There’s a new book being released May 2012 which, judging by the first chapter excerpt, looks to be a very interesting read for anyone keen on understanding and using gamification in learning environments. The book is entitled The Gamification of Training: Game-based Methods and Strategies for Learning and Instruction and is by Karl Kapp.
The first chapter excerpt provides a nice overview of the word gamification and draws from game literature (notably Salen and Zimmerman) as a way to link the definition of game to the concept of gamification. It provides a number of examples which help illustrate the concept further which include the Piano Staircase and the new iPhone application Zombies Run. Although I’ve used the piano staircase I personally feel that it is more of an example of playful design than it is gamified design simply because it lacks distinct qualities that make up a game (such as structured rules and goals). It is however a great example to use for introducing the concept of playful design and to share the notion that play can be persuading.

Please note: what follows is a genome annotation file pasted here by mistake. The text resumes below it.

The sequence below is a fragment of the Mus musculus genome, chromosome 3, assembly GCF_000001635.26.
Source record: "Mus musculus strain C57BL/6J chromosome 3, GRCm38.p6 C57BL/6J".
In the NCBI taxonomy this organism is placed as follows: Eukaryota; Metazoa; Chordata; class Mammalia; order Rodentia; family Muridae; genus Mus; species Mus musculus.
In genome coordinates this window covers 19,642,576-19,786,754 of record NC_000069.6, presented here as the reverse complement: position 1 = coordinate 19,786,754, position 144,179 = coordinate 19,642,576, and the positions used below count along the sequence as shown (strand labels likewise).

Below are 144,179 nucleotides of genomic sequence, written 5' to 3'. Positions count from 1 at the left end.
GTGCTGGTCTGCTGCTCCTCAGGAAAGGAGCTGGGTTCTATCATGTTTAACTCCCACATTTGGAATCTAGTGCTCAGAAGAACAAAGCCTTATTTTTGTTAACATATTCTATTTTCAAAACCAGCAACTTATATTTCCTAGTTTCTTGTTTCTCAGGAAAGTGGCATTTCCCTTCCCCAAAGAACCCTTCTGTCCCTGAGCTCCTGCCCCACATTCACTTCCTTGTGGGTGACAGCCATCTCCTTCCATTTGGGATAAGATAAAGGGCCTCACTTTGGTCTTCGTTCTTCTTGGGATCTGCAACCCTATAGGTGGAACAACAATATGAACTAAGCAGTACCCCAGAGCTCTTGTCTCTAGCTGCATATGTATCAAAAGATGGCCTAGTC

The discussion around gamification versus serious games later in the chapter is interesting, the author states that in the book “the use of serious games will be considered a form of gamiﬁcation because serious games are a speciﬁc sub-set of the meta-concept of gamiﬁcation. I understand this way of thinking where gamification is an all encompassing term and anything game-like can be classified underneath it in more detail. I might be wrong but I don’t think this is a very useful way of thinking about the difference between the two I know there is a distinction made between Gamification and Serious Games in the paper Gamificaiton: Toward a definition and I still think this distinction needs more discussion and clarity.
I notice as well that the author states that gamification is not “Badges, Points and Rewards” which is great. It goes to show that the concept of gamification is breaking free from this stereotype.
All in all it looks like a good read with some interesting chapters by other authors. If you want more information see the Wiley website.